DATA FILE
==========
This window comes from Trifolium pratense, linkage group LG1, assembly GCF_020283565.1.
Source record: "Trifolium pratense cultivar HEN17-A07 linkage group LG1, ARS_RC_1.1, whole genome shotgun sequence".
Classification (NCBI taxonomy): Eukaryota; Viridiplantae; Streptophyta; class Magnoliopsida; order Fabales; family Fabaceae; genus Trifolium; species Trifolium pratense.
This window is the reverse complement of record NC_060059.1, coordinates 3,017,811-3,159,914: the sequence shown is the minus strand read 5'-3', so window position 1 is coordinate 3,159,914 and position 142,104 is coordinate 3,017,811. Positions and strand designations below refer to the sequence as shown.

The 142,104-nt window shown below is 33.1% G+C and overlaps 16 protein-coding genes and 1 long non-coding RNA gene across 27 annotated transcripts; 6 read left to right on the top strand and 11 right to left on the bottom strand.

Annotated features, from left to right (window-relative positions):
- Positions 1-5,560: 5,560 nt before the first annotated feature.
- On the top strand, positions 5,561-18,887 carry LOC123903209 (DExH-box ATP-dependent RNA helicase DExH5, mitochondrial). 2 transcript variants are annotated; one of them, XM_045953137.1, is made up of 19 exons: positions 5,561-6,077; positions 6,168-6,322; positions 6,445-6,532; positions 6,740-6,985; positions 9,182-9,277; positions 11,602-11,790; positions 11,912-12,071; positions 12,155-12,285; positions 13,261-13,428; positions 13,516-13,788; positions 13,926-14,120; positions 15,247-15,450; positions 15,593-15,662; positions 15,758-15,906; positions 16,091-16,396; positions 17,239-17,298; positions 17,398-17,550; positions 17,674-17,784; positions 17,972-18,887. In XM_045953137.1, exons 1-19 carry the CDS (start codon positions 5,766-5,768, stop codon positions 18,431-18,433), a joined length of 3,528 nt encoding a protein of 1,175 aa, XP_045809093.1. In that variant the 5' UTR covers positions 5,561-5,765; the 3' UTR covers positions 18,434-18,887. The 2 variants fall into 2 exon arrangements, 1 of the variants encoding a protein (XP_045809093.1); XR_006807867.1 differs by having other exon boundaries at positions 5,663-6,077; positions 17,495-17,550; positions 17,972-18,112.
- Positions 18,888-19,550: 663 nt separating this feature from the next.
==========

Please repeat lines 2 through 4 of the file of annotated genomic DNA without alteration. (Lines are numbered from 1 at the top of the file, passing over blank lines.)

Source record: "Trifolium pratense cultivar HEN17-A07 linkage group LG1, ARS_RC_1.1, whole genome shotgun sequence".
Classification (NCBI taxonomy): Eukaryota; Viridiplantae; Streptophyta; class Magnoliopsida; order Fabales; family Fabaceae; genus Trifolium; species Trifolium pratense.
This window is the reverse complement of record NC_060059.1, coordinates 3,017,811-3,159,914: the sequence shown is the minus strand read 5'-3', so window position 1 is coordinate 3,159,914 and position 142,104 is coordinate 3,017,811. Positions and strand designations below refer to the sequence as shown.